Q: Why did it work out that way?

A: It takes both companies really willing to lean in and to commit engineering resources together, to build something and to get your [people in the field] connected. You can’t just make a press release and then just let it go and “fire, forget.” Those teams are meeting all the time at every level. And both Pat and I are very passionate and supportive and prioritize it. And we meet frequently together and with our teams. And I think those teams really function as one. I think our customers are seeing that. Even if you aspire to have a unique partnership like that, it takes a lot of work.

Building for developers

Q: How are developers viewing AWS now? How would you grade yourself in terms of ease of developer use and developer satisfaction?

A: Well, if you rate it based on how people are voting with their workloads and the amount of applications and workloads people are running on AWS, I think we’re doing quite well. But I would also argue that’s not necessarily the right bar. I would say that we are perpetually dissatisfied with making it as easy as possible for developers to abstract away as much of the heavy lifting as you can. And I think we’re going to be working on that forever.

If you look at containers and you look at serverless, which is the smaller units of compute that more and more customers are moving to, even though we’ve radically improved how easy it is to get going and customers are moving really fast and Fargate is this totally different serverless offering nobody else has, I think we have a long way to go to get to where we want to be.

Q: What are some of the challenges of serverless?

A: If you use containers and serverless together, or I’ll say Lambda on the compute side, you actually want to be able to deploy both of them from the same tools. Nobody’s made that easy. No one’s made it possible today. Just think about the challenge, John, in the difference in deployed containers than traditional instance-space servers. The traditional instance-space applications, it’s one code base. You use infrastructure as code tools like Cloud Formation, you build a CI/CD pipeline to deploy it. It’s a block of code. If you have to change it, you change the block of code.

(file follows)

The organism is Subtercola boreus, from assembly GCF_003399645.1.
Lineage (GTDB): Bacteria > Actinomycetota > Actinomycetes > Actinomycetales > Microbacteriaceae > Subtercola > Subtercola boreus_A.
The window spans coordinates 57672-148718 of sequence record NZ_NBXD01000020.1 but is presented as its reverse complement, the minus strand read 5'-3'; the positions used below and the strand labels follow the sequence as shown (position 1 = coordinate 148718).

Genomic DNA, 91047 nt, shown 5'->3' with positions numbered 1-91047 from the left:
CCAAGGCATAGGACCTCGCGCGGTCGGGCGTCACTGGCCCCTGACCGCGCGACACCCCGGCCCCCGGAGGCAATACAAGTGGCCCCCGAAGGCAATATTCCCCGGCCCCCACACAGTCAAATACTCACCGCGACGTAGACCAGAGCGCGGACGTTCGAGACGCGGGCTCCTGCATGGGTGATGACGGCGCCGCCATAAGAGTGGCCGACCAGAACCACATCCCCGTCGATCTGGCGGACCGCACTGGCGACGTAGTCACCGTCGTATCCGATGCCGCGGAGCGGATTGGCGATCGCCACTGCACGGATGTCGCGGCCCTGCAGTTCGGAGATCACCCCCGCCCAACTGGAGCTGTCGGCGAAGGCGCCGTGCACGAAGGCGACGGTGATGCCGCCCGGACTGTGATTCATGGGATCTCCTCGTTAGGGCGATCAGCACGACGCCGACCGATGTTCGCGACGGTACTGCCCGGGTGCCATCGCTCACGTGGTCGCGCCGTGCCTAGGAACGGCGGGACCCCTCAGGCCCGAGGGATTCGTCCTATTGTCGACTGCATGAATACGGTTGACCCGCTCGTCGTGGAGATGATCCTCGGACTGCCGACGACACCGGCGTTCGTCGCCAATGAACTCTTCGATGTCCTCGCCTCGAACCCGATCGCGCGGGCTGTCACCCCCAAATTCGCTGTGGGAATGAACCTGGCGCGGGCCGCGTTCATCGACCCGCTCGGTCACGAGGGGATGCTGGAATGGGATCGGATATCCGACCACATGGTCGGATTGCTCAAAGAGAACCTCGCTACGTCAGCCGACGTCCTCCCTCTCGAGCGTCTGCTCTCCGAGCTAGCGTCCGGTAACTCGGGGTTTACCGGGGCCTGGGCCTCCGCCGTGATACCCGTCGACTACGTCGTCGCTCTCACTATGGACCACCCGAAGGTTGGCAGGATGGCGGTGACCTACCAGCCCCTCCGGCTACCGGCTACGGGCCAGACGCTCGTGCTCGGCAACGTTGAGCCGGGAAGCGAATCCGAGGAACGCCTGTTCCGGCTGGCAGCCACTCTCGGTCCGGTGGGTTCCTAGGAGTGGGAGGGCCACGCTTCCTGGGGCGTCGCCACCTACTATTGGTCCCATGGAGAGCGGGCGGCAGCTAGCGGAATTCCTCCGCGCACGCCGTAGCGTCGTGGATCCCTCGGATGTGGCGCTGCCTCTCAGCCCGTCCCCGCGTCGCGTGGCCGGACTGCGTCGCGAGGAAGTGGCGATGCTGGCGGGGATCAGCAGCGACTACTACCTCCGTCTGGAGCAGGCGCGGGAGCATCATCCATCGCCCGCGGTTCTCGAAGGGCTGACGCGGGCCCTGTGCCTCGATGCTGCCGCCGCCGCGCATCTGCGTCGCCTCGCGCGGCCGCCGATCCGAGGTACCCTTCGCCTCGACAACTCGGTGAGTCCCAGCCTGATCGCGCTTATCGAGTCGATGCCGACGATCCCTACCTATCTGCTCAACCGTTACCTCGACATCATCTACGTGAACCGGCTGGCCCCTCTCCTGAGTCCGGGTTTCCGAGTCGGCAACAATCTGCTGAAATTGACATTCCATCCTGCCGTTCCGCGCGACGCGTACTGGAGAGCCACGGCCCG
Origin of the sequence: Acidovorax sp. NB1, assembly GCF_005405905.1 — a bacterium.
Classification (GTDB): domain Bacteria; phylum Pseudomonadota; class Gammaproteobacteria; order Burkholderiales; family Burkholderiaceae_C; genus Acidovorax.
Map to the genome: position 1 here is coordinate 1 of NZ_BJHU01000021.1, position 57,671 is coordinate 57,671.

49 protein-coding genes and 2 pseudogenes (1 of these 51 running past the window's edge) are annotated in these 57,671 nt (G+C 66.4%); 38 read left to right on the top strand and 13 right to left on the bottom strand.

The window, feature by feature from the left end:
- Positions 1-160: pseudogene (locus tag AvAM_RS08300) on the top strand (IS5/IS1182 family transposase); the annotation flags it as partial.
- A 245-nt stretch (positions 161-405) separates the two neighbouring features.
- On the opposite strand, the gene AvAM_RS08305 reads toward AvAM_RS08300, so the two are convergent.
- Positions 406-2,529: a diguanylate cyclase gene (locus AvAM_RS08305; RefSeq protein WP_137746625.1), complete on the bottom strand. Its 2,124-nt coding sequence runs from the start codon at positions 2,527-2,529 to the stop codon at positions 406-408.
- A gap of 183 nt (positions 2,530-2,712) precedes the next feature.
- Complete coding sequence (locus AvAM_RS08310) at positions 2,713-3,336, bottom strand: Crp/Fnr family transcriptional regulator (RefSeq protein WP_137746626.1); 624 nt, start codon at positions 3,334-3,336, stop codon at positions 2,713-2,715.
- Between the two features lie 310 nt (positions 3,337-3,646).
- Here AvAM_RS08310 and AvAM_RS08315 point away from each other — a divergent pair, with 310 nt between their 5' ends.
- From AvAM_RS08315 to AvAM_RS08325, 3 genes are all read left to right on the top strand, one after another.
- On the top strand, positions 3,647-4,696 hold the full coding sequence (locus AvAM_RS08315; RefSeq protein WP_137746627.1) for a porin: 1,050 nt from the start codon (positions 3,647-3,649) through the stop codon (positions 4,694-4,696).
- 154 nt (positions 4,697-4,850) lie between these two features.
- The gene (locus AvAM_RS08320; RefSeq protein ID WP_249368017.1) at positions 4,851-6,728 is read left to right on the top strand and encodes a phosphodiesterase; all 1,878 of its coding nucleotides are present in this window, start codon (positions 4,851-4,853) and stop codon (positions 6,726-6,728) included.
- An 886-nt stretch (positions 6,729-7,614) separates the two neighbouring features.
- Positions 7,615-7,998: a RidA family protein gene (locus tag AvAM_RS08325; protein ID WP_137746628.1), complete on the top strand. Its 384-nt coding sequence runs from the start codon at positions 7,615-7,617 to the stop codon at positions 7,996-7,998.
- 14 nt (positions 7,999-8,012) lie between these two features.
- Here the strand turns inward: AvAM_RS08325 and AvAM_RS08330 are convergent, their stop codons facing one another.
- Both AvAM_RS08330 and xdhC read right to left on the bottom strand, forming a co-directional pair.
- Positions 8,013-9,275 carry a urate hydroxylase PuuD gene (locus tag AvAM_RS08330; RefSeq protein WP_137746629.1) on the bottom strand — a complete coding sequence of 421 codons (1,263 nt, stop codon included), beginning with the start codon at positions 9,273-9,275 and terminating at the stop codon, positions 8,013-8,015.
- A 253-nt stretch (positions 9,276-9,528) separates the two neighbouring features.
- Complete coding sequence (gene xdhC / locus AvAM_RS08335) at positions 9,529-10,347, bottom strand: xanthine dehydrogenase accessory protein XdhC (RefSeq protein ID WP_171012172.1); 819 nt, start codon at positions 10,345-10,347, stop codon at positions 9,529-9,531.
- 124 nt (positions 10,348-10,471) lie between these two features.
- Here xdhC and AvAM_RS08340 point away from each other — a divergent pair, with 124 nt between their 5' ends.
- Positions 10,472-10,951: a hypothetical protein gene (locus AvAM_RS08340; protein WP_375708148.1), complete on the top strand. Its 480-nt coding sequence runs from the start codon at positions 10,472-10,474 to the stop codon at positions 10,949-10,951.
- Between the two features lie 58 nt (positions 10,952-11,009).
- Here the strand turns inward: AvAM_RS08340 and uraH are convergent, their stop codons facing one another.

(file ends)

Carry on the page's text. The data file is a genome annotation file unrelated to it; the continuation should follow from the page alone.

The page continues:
That’s very different than containers where people are building in these smaller chunks really of microservices where they all have their own code. They all have their own CI/CD pipelines. There are lots of teams that are actually operating on these that end up comprising a full application. For just one application where you have all those microservices, it’s really hard to keep them consistent and deploy in a high-quality way to track what everybody’s doing that contributes to that application. And there’s loads and loads of those. There are no tools today, really no tools, that do that well. And that’s something that really matters to developers and something we’re working on.

Database wars

Q: Last year on theCUBE, we were riffing on the fact that there’s going to be thousands of databases out there, not one database to rule the world. First, I wanted to ask how customers are viewing database licensing issues that may affect which clouds they use.

A: For many years, most companies only ran on relational databases. And when you were in the neighborhood of gigabytes and sometimes terabytes of data that might’ve been OK, but in this new world where we’re in the neighborhood of terabytes and petabytes, and even sometimes exabytes, those relational databases are not appropriate for a lot of those workloads.

If you look at their commercial-grade relational databases, which have really had all of the workloads on them back when people were running relational for everything, they’re basically Oracle and Microsoft SQL Server. And if you look at those two companies and those offerings, the offerings are expensive, proprietary, have high amounts of lock-in.

And then they have licensing terms that are really punitive where they’re constantly auditing their customers. And when they find things, they try to extract more money from them or they’ll “let you off the hook” if you buy more from them. And I think those companies have no qualms about changing the licensing terms midstream to benefit themselves.